- "Bridgwater". Exeter and Plymouth Gazette. 31 July 1847. p. 4. Retrieved 18 April 2018 – via British Newspaper Archive.
- Porter, Mary (1898). "The Lions of London". Annals of a Publishing House: John Blackwood (PDF). Edinburgh: William Blackwood and Sons. p. 127.
- The election of Westropp was declared void and a by-election was held
- The election of Kinglake and Vanderbyl in 1868 declared void. The writ (of election) was suspended and a Royal Commission was appointed, which reported that it had found proof of extensive bribery.
- Craig, F. W. S., ed. (1977). British Parliamentary Election Results 1832-1885 (1st ed.). London: Macmillan Press. pp. 61–62. ISBN 978-1-349-02349-3.
- Gapper, Anthony. "List of the Electors at the Bridgwater Election" (PDF). Bridgwater Museum. Retrieved 9 September 2019.
- "Close of the Election". Belfast Commercial Chronicle. 20 May 1837. p. 2. Retrieved 9 September 2019 – via British Newspaper Archive.
- "The Close of the Elections". Bell's Weekly Messenger. 14 August 1837. pp. 2–3. Retrieved 9 September 2019 – via British Newspaper Archive.
- "General Election". Western Times. 3 July 1841. p. 3. Retrieved 28 October 2018 – via British Newspaper Archive.
- "Local Elections". Exeter and Plymouth Gazette. 3 July 1841. p. 3. Retrieved 28 October 2018 – via British Newspaper Archive.
- "The Elections". Dorset County Chronicle. 1 July 1841. p. 4. Retrieved 28 October 2018 – via British Newspaper Archive.
- "Bridgwater". Exeter and Plymouth Gazette. 31 July 1847. p. 4. Retrieved 28 October 2018 – via British Newspaper Archive.
- "Election Talk". The Spectator. 6 March 1852. p. 6. Retrieved 18 April 2018.
- "The General Election". Bristol Times and Mirror. 10 July 1852. p. 2. Retrieved 18 April 2018 – via British Newspaper Archive.
- "Election Intelligence". Exeter and Plymouth Gazette. 10 July 1852. pp. 6–7. Retrieved 18 April 2018 – via British Newspaper Archive.
- "Bridgwater Mercury". 20 April 1859. p. 5. Retrieved 18 April 2018 – via British Newspaper Archive.
- "Election Intelligence". London Daily News. 11 July 1866. p. 2. Retrieved 29 January 2018 – via British Newspaper Archive.
- "Bridgwater Election". Western Daily Press. 10 October 1868. p. 3. Retrieved 29 January 2018 – via British Newspaper Archive.
- The Liberal Year Book, 1907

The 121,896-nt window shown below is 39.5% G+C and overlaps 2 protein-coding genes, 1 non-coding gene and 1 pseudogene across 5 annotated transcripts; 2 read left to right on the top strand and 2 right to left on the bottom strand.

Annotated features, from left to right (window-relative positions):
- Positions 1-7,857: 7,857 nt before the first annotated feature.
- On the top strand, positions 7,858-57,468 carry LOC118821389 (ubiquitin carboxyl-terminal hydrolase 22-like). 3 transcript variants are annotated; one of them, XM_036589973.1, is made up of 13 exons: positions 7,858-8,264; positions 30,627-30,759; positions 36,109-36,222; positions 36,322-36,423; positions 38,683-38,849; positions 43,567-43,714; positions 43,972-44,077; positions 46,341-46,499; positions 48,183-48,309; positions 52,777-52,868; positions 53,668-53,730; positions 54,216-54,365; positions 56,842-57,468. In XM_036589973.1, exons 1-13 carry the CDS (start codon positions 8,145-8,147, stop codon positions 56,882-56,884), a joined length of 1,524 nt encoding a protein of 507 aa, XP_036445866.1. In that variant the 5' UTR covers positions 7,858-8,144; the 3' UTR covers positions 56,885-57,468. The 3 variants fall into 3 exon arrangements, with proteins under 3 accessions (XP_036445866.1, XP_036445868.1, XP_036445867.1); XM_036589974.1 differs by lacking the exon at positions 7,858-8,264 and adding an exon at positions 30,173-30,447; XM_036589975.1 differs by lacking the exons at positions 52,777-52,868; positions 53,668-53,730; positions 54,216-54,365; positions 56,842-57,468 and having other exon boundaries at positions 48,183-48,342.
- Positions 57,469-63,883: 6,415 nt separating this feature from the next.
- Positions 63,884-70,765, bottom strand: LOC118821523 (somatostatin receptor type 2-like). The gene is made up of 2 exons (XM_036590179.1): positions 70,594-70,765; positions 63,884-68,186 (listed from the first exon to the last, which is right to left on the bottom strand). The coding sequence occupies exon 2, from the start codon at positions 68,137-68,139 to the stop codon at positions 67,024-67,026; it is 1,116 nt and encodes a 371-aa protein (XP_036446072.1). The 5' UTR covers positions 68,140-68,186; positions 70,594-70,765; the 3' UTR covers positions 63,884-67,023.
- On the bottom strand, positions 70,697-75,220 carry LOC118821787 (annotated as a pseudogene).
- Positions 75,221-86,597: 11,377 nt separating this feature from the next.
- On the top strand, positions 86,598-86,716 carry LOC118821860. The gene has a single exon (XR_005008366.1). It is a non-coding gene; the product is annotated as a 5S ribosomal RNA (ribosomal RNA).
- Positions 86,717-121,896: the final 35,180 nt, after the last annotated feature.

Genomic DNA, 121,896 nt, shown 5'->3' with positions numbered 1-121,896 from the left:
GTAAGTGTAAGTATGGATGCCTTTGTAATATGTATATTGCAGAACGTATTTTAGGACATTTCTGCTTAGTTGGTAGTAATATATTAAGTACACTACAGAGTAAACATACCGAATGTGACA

- Craig, FWS, ed. (1974). British Parliamentary Election Results: 1885-1918. London: Macmillan Press. ISBN 9781349022984.
- British parliamentary election results, 1885–1918 (Craig)
- Debrett's House of Commons & Judicial Bench, 1916
- Western Daily Press, 13 Jan 1939
- The Times' Guide to the House of Commons. 1950.
- The Times' Guide to the House of Commons. 1951.
- "Election Data 1983". Electoral Calculus. Archived from the original on 15 October 2011. Retrieved 18 October 2015.
- "Election Data 1987". Electoral Calculus. Archived from the original on 15 October 2011. Retrieved 18 October 2015.
- "Election Data 1992". Electoral Calculus. Archived from the original on 15 October 2011. Retrieved 18 October 2015.
- "Election Data 1997". Electoral Calculus. Archived from the original on 15 October 2011. Retrieved 18 October 2015.
- "Election Data 2001". Electoral Calculus. Archived from the original on 15 October 2011. Retrieved 18 October 2015.
- "Election Data 2005". Electoral Calculus. Archived from the original on 15 October 2011. Retrieved 18 October 2015.
- Boundaries of Parliamentary Constituencies 1885–1972, compiled and edited by F.W.S. Craig (Parliamentary Reference Publications 1972)
- British Parliamentary Election Results 1832–1885, compiled and edited by F.W.S. Craig (Macmillan Press 1977)
- British Parliamentary Election Results 1885–1918, compiled and edited by F.W.S. Craig (Macmillan Press 1974)
- British Parliamentary Election Results 1918–1949, compiled and edited by F.W.S. Craig (Macmillan Press, revised edition 1977)
- British Parliamentary Election Results 1950–1973, compiled and edited by F.W.S. Craig (Parliamentary Research Services 1983)
- Who's Who of British Members of Parliament: Volume I 1832–1885, edited by M. Stenton (The Harvester Press 1976)
- Who's Who of British Members of Parliament, Volume II 1886–1918, edited by M. Stenton and S. Lees (Harvester Press 1978)
- Who's Who of British Members of Parliament, Volume III 1919–1945, edited by M. Stenton and S. Lees (Harvester Press 1979)
- Who's Who of British Members of Parliament, Volume IV 1945–1979, edited by M. Stenton and S. Lees (Harvester Press 1981)
- Robert Beatson, A Chronological Register of Both Houses of Parliament (London: Longman, Hurst, Res & Orme, 1807) 
- D Brunton & D H Pennington, Members of the Long Parliament (London: George Allen & Unwin, 1954)
- Cobbett's Parliamentary history of England, from the Norman Conquest in 1066 to the year 1803 (London: Thomas Hansard, 1808) 
- Esther S Cope and Willson H Coates (eds), Camden Fourth Series, Volume 19: Proceedings of the Short Parliament of 1640 (London: Royal Historical Society, 1977)
- Maija Jansson (ed.), Proceedings in Parliament, 1614 (House of Commons) (Philadelphia: American Philosophical Society, 1988) 
- J E Neale, The Elizabethan House of Commons (London: Jonathan Cape, 1949)
- 'Bridgwater: Parliamentary representation' in Victoria County History of Somerset: Volume 6 (1992)